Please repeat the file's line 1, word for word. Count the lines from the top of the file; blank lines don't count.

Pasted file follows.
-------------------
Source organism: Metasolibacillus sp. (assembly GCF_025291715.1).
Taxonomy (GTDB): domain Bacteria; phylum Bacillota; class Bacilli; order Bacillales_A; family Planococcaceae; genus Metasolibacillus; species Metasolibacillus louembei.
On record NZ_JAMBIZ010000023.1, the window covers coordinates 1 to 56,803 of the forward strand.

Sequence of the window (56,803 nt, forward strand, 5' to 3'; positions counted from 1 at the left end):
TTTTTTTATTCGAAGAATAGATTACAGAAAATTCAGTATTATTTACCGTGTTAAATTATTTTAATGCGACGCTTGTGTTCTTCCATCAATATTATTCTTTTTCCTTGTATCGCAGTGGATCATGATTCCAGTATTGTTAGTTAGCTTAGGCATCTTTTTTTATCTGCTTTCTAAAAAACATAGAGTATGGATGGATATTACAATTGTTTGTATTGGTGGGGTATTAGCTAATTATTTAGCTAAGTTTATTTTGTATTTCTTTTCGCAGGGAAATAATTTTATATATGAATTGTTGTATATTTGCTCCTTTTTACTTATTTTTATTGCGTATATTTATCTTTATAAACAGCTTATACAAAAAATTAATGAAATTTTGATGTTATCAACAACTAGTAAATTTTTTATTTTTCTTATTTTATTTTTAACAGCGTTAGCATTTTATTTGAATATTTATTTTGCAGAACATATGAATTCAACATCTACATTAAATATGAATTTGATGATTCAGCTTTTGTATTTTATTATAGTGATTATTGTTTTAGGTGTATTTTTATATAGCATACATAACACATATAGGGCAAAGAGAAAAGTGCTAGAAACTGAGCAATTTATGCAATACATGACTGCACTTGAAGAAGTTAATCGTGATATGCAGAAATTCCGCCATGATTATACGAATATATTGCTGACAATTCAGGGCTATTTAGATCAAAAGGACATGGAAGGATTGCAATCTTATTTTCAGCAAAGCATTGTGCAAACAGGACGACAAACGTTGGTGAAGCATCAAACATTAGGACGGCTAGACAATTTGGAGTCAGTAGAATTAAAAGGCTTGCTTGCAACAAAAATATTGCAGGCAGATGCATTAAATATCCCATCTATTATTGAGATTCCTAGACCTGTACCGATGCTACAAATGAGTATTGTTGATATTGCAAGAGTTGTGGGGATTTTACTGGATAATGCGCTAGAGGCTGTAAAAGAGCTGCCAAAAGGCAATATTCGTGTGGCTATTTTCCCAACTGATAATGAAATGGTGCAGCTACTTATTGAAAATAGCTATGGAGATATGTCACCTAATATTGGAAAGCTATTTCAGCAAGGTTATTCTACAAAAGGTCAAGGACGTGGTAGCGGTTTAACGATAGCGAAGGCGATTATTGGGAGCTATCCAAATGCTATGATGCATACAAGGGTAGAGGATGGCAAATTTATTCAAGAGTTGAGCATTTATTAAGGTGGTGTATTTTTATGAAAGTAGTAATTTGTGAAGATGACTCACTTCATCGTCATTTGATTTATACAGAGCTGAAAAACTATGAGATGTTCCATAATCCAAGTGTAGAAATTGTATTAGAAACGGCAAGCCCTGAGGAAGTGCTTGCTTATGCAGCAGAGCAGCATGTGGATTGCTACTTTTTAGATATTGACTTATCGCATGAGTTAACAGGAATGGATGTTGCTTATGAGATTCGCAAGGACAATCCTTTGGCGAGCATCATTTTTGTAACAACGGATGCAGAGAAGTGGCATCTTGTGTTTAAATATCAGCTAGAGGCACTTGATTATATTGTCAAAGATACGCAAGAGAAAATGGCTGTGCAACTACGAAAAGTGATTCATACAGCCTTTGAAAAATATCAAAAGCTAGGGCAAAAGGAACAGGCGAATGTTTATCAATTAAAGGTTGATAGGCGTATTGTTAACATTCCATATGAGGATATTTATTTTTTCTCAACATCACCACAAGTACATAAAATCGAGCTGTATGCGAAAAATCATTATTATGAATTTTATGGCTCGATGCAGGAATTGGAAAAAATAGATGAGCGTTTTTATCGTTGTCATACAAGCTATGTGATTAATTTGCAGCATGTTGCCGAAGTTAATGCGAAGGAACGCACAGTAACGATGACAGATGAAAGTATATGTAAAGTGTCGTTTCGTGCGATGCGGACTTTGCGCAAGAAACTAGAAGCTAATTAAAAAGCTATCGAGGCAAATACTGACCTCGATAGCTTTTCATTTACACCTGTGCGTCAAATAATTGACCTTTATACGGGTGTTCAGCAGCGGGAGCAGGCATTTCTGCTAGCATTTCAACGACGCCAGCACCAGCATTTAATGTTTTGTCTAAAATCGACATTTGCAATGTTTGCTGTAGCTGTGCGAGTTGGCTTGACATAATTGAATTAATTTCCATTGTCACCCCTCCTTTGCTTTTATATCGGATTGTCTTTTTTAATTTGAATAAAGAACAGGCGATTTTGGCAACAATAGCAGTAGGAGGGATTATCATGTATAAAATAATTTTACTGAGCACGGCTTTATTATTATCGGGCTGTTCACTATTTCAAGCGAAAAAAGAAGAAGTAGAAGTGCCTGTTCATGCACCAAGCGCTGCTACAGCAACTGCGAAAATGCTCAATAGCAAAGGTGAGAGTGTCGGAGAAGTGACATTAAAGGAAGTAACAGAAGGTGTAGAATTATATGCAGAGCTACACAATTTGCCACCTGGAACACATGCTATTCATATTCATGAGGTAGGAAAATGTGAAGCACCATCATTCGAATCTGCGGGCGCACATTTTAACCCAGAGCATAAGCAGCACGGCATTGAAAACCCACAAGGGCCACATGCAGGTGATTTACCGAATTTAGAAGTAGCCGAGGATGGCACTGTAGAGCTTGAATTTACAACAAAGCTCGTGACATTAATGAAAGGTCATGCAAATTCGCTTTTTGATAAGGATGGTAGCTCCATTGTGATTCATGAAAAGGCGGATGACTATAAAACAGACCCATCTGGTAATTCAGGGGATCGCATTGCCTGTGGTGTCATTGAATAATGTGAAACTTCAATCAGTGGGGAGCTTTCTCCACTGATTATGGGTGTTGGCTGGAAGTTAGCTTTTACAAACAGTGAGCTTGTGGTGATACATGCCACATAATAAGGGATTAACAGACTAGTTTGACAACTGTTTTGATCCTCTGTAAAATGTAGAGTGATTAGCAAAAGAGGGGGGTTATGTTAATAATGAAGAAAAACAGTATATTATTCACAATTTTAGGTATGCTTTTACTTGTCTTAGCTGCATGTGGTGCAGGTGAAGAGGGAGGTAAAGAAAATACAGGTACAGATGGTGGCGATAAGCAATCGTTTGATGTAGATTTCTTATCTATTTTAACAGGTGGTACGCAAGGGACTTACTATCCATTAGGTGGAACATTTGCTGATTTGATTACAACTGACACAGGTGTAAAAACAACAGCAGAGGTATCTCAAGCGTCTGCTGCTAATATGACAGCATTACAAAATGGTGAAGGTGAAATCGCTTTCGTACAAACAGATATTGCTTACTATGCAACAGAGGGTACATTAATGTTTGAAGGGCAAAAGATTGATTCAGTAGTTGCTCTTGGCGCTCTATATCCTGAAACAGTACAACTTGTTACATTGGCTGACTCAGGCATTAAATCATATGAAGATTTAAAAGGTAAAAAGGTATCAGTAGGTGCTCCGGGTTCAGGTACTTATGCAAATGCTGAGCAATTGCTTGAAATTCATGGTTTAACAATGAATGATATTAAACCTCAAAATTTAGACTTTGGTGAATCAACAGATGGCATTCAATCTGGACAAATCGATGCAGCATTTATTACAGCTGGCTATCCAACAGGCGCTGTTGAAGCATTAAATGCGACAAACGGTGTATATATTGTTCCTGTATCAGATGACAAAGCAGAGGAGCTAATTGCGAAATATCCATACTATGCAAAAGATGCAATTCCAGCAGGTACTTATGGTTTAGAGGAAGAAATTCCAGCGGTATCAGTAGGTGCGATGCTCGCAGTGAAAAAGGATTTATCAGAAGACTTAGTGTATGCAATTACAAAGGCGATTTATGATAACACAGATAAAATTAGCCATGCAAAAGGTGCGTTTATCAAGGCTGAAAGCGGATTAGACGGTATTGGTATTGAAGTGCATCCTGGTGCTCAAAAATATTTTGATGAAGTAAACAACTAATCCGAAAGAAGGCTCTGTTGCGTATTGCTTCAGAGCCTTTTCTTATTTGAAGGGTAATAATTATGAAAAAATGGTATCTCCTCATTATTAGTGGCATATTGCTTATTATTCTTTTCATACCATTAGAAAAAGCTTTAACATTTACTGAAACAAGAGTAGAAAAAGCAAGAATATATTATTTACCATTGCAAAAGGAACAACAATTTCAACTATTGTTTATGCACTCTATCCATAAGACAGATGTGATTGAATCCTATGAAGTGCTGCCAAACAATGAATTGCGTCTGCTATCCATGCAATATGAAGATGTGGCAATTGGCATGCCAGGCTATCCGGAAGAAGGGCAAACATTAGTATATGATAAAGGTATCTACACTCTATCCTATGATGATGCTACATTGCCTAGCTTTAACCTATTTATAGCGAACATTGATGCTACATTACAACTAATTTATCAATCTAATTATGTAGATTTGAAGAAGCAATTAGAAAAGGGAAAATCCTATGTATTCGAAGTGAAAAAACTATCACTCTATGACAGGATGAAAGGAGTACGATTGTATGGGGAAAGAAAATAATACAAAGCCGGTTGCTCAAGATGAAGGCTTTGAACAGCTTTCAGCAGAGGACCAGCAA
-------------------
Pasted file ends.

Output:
Source organism: Metasolibacillus sp. (assembly GCF_025291715.1).